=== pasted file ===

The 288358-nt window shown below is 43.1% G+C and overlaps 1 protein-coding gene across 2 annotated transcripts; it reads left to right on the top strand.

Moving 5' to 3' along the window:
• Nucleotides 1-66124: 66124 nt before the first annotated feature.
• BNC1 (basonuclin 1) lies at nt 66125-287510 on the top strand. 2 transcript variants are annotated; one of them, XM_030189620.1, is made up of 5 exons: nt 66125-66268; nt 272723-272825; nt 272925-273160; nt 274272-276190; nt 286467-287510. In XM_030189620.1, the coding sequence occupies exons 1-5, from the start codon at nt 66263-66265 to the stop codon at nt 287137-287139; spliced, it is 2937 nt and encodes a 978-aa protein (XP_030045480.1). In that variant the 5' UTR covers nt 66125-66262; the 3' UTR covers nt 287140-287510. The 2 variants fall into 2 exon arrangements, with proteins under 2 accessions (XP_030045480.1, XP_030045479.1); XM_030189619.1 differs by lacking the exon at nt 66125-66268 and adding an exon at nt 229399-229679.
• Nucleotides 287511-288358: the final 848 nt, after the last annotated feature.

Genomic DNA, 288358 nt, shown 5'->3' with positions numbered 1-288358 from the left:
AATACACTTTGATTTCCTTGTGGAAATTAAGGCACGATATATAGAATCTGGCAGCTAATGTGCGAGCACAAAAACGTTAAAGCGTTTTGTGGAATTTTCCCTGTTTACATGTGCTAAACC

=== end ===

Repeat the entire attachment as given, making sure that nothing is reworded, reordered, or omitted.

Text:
The 288358-nt window shown below is 43.1% G+C and overlaps 1 protein-coding gene across 2 annotated transcripts; it reads left to right on the top strand.

Moving 5' to 3' along the window:
• Nucleotides 1-66124: 66124 nt before the first annotated feature.
• BNC1 (basonuclin 1) lies at nt 66125-287510 on the top strand. 2 transcript variants are annotated; one of them, XM_030189620.1, is made up of 5 exons: nt 66125-66268; nt 272723-272825; nt 272925-273160; nt 274272-276190; nt 286467-287510. In XM_030189620.1, the coding sequence occupies exons 1-5, from the start codon at nt 66263-66265 to the stop codon at nt 287137-287139; spliced, it is 2937 nt and encodes a 978-aa protein (XP_030045480.1). In that variant the 5' UTR covers nt 66125-66262; the 3' UTR covers nt 287140-287510. The 2 variants fall into 2 exon arrangements, with proteins under 2 accessions (XP_030045480.1, XP_030045479.1); XM_030189619.1 differs by lacking the exon at nt 66125-66268 and adding an exon at nt 229399-229679.
• Nucleotides 287511-288358: the final 848 nt, after the last annotated feature.

Genomic DNA, 288358 nt, shown 5'->3' with positions numbered 1-288358 from the left:
AATACACTTTGATTTCCTTGTGGAAATTAAGGCACGATATATAGAATCTGGCAGCTAATGTGCGAGCACAAAAACGTTAAAGCGTTTTGTGGAATTTTCCCTGTTTACATGTGCTAAACC